An important metric to monitor for optimizing water use in agricultural areas is the amount of cropland left fallowed, or unplanted. Fallowed croplands are difficult to model because they have many expressions; for example, they can be managed and remain free of vegetation or be abandoned and become weedy if the climate for that season permits.
Brown Bag Seminar Series
Bring your lunch and join us for a range of presentations on water-related topics of interest.
Access to the WRRC’s Brown Bag series now routinely includes offsite listeners through live webcasts via Goto-Webinar and in-house video coverage.
The slide presentations of most seminars are also available for viewing on the website.
Previous Brown Bag Seminars
What does water security mean in the 21st century and how do we reconfigure water policy for a more sustainable future? Although drought and water scarcity have driven conflict throughout history, there are increasing efforts across the U.S. to bring a more collaborative and systems-based approach to water governance. This talk examines the current water policy landscape and the ways in which a clash of paradigms is playing out between the legacy systems of the past and the new paradigm solutions of the future.
In his presentation, Dr. Chris Castro will describe research on the changing occurrence and intensity of monsoon rains. This research focuses on the simulation of severe weather events caused by mesoscale convective systems (MCSs), which account for much of monsoon rainfall in the central and southwestern portions of Arizona, downwind of the Mogollon Rim. Over the past 60 years, there have tended to be a fewer strong, organized MCS-type thunderstorms during the monsoon; however, when they do occur, their associated precipitation tends to be more intense.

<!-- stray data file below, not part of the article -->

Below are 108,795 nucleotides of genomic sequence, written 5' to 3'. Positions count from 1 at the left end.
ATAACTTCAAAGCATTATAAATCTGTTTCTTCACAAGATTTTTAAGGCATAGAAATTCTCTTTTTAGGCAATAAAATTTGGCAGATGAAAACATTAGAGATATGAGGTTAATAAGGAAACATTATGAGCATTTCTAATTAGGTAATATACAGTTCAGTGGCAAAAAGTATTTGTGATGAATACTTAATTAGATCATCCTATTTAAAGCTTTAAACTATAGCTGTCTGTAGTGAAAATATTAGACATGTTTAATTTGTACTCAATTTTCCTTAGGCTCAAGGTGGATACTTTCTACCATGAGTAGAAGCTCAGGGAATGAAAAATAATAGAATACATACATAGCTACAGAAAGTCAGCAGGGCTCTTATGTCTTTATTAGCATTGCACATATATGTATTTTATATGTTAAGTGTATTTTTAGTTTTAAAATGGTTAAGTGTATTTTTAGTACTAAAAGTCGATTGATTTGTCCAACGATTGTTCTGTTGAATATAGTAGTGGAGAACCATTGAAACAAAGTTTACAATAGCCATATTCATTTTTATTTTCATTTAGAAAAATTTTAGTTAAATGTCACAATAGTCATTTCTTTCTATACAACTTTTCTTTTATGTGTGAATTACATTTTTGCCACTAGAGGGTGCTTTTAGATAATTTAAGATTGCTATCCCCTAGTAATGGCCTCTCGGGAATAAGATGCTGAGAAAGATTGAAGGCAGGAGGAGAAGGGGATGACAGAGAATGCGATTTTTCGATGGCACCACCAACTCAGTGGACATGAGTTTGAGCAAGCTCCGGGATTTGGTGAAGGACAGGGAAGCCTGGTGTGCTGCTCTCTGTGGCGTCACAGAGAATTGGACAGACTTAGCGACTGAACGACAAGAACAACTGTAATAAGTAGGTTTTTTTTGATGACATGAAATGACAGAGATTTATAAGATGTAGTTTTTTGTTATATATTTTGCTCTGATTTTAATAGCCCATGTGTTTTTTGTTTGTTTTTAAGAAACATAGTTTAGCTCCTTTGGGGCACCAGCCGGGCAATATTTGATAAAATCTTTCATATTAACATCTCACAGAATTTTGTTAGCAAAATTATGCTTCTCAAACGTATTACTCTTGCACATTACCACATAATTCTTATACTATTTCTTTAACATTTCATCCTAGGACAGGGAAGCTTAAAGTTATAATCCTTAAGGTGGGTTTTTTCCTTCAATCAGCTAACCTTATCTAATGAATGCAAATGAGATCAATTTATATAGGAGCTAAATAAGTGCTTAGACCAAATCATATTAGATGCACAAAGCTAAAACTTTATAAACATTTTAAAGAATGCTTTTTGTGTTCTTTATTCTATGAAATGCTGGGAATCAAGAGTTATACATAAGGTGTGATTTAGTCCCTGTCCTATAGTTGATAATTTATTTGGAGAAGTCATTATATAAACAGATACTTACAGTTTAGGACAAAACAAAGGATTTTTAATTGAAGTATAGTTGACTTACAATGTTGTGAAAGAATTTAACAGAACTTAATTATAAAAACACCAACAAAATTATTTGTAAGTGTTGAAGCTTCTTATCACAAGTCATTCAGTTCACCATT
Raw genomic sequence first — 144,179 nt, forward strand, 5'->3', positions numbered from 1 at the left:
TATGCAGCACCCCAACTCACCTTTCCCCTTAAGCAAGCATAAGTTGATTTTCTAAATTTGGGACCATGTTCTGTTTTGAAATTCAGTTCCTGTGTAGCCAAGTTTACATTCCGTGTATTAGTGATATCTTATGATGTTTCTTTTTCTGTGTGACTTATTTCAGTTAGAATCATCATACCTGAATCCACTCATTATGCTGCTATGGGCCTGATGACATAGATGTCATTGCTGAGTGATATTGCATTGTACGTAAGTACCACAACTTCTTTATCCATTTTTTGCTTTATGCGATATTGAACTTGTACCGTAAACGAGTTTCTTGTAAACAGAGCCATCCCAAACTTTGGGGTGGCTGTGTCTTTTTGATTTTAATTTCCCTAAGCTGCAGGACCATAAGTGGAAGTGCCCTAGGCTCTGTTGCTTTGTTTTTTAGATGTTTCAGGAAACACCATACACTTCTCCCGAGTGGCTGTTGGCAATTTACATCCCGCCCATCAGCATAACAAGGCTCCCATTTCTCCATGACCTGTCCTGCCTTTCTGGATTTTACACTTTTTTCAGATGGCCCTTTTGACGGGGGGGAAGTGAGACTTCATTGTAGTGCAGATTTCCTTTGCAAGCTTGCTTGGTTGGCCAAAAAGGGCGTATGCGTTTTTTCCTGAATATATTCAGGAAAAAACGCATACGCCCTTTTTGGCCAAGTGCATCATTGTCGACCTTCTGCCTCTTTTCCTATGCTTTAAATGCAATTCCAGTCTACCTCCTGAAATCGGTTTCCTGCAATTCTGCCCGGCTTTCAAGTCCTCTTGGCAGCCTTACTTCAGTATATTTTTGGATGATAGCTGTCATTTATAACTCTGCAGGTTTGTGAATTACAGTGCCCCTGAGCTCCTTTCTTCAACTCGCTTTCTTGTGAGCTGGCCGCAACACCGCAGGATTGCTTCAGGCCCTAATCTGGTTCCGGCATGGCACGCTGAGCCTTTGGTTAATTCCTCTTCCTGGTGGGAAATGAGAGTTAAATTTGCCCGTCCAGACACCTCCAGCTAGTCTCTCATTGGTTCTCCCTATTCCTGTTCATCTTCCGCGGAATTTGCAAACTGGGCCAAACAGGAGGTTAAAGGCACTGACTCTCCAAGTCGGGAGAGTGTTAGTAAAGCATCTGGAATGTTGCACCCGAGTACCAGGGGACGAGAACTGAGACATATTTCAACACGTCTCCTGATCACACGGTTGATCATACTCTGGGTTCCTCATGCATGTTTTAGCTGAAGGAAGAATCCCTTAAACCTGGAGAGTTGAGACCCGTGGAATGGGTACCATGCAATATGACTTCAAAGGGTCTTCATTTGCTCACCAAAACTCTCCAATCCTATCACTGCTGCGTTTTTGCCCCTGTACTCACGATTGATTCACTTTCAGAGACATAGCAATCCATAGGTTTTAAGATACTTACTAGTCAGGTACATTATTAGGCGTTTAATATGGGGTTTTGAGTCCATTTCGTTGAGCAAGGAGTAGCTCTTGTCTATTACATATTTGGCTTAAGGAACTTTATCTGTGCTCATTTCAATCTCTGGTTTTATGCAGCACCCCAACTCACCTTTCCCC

For a bird’s eye view of California’s movement toward integrated water management, join us for a special seminar by Felicia Marcus, Chair of the State Water Resources Control Board for California.
Join us at the Sky Island Alliance office, 406 S 4th Avenue in Tucson, for this thought-provoking presentation. What does water mean to you?
Is water really life, as reflected in public values and principles? Fresh water in an increasingly arid region like ours is important, but seeing or having access to surface water has many different meanings and uses to different people. This presentation will explore some of those meanings using local examples.
As Water CASA reaches a milestone -- 20-years of water conservation advocacy, Val Little allows herself a look back and a look forward, through the lens of Water CASA's accomplishments, at some lessons learned from its efforts. Much has changed in the past 20 years in the field of water conservation and in overall water management as well. A candid look at some of these changes can inform decisions going forward. "If I have learned one thing over the past 20 years it is that water management is only going to get more complicated and costly in the future.
The Gran Desierto region of the Sonoran Desert is the largest extent of sand dunes in North America. An array of freshwater springs, or pozos, punctuate the salt flats where the dunes meet the sea. Unresolved in origin, and essential to countless species, their waters rise up inextricably out of the dunes. This transdisciplinary collaboration between a botanist, hydrologist, and artist seeks to document the origin of the pozo's water, determine how long it has resided below the dunes, and show how the pozo's and the riparian vegetation they support has changed through time.
HydroLogics uses water resources modeling tools to facilitate planning, operations, and conflict resolution on the scale of single-reservoir systems all the way up to large multi-state river basins. The conjunctive management of surface and groundwater resources at SRP has historically created a very reliable and sustainable supply of water for SRP's shareholders and customers.
With another dry year setting in across the West, the challenges of meeting the water supply needs of a growing population while maintaining our rural communities and a healthy environment are again being thrown in sharp relief. The continuing decline of Lake Mead has become a symbol of deepening problems, but there are also less-noticed examples of success – in conserving water and sharing in times of scarcity – which we need to understand in order to craft solutions.